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NCJRS Abstract

The document referenced below is part of the NCJRS Library collection. To conduct further searches of the collection, visit the NCJRS Abstracts Database. See the Obtain Documents page for direction on how to access resources online, via mail, through interlibrary loans, or in a local library.

 
  NCJ Number: NCJ 241717     Find in a Library
  Title: Promoting First Relationships: Randomized Trial of a Relationship-Based Intervention for Toddlers in Child Welfare
  Document URL: HTML 
  Author(s): Susan J. Spieker ; Monica L. Oxford ; Jean F. Kelly ; Elizabeth M. Nelson ; Charles B. Fleming
  Journal: Child Maltreatment  Volume:17  Issue:4  Dated:November 2012  Pages:271 to 286
  Date Published: 11/2012
  Page Count: 16
  Annotation: This study conducted a community-based, randomized control trial with intent-to-treat analyses of Promoting First Relationships (PFR) to improve parenting and toddler outcomes for toddlers in State dependency.
  Abstract: The authors conducted a community-based, randomized control trial with intent-to-treat analyses of Promoting First Relationships (PFR) to improve parenting and toddler outcomes for toddlers in State dependency. Toddlers (10–24 months; N = 210) with a recent placement disruption were randomized to 10-week PFR or a comparison condition. Community agency providers were trained to use PFR in the intervention for caregivers. From baseline to postintervention, observational ratings of caregiver sensitivity improved more in the PFR condition than in the comparison condition, with an effect size for the difference in adjusted means postintervention of d = .41. Caregiver understanding of toddlers’ social emotional needs and caregiver reports of child competence also differed by intervention condition postintervention (d = .36 and d = .42) with caregivers in the PFR condition reporting more understanding of toddlers and child competence. Models of PFR effects on within-individual change were significant for caregiver sensitivity and understanding of toddlers. At the 6-month follow-up, only 61 percent of original sample dyads were still intact and there were no significant differences on caregiver or child outcomes. Abstract published by arrangement with Sage Journals.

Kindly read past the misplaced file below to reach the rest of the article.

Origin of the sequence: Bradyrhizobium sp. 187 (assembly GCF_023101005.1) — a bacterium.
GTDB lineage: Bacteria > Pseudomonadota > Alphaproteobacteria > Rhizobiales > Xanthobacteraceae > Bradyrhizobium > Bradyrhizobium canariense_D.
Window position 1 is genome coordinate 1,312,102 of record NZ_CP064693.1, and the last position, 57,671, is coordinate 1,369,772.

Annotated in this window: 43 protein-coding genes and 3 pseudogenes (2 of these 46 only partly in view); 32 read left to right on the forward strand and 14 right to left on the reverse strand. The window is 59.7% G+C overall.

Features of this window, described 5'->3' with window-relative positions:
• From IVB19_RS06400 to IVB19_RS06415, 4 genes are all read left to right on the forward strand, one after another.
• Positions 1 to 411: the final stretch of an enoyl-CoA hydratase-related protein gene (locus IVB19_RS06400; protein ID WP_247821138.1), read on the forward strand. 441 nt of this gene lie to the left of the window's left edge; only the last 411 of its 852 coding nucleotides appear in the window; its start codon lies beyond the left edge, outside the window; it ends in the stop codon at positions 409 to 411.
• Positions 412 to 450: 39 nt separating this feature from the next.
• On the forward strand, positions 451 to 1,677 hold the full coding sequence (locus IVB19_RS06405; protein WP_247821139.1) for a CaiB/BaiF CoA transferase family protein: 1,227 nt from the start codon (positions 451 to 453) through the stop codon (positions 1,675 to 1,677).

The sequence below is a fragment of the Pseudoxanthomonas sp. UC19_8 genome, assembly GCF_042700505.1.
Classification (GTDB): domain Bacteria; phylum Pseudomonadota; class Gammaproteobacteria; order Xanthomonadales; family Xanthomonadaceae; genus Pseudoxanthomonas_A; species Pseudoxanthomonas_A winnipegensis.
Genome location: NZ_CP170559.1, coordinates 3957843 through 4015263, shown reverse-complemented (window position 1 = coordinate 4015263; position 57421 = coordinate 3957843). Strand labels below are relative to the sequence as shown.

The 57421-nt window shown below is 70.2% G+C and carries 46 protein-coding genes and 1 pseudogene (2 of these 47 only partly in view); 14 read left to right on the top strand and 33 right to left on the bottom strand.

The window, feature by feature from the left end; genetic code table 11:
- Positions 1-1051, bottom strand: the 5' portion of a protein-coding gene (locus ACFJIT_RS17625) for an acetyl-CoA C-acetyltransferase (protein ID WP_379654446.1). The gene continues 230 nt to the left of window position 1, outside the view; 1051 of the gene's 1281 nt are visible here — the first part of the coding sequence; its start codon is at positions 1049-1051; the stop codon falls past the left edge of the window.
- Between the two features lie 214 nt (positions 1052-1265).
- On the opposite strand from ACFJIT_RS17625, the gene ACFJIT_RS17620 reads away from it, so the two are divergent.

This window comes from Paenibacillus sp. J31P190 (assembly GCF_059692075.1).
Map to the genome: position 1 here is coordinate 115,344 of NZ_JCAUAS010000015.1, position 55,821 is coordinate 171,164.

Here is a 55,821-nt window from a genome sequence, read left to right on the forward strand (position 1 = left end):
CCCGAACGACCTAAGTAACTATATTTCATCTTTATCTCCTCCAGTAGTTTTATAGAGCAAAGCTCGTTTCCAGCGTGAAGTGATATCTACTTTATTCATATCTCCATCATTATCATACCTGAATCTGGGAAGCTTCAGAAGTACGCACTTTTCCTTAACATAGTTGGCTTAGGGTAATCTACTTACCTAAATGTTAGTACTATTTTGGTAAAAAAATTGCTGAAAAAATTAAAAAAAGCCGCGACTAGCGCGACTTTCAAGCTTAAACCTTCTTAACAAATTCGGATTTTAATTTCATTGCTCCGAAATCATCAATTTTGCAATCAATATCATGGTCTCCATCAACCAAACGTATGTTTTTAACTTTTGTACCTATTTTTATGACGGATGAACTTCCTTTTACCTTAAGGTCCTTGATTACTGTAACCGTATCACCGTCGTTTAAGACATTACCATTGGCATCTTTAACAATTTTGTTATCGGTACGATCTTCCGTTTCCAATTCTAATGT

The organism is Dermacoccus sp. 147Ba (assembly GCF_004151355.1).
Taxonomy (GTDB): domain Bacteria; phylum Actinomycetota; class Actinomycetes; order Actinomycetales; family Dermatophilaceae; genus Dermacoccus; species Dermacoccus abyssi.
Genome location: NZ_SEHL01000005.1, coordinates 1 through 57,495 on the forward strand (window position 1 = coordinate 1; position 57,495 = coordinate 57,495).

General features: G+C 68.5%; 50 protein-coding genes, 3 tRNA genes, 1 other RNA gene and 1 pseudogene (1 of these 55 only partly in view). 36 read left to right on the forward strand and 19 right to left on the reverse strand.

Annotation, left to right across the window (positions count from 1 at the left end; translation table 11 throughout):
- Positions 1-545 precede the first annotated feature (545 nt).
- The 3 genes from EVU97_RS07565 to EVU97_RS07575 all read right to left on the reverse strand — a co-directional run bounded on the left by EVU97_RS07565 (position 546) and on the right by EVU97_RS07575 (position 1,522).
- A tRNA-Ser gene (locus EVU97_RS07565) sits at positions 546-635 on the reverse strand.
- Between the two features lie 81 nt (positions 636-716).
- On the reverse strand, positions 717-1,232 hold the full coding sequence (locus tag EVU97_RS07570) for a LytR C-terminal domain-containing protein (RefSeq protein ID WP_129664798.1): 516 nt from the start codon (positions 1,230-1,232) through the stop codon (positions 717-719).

Main Term(s): Child welfare
  Index Term(s): Abusing parents ; Foster homes ; Neglectful parents ; Child placement services ; Infant (0-4)
  Sponsoring Agency: National Institute of Mental Health
United States of America

National Institute of Child Health and Human Development (NICHD)
United States of America
  Grant Number: R01 MH077329; P30 HD02274
  Type: Report (Study/Research)
  Country: United States of America
  Language: English
   
  To cite this abstract, use the following link:
https://www.ncjrs.gov/App/Publications/abstract.aspx?ID=263808

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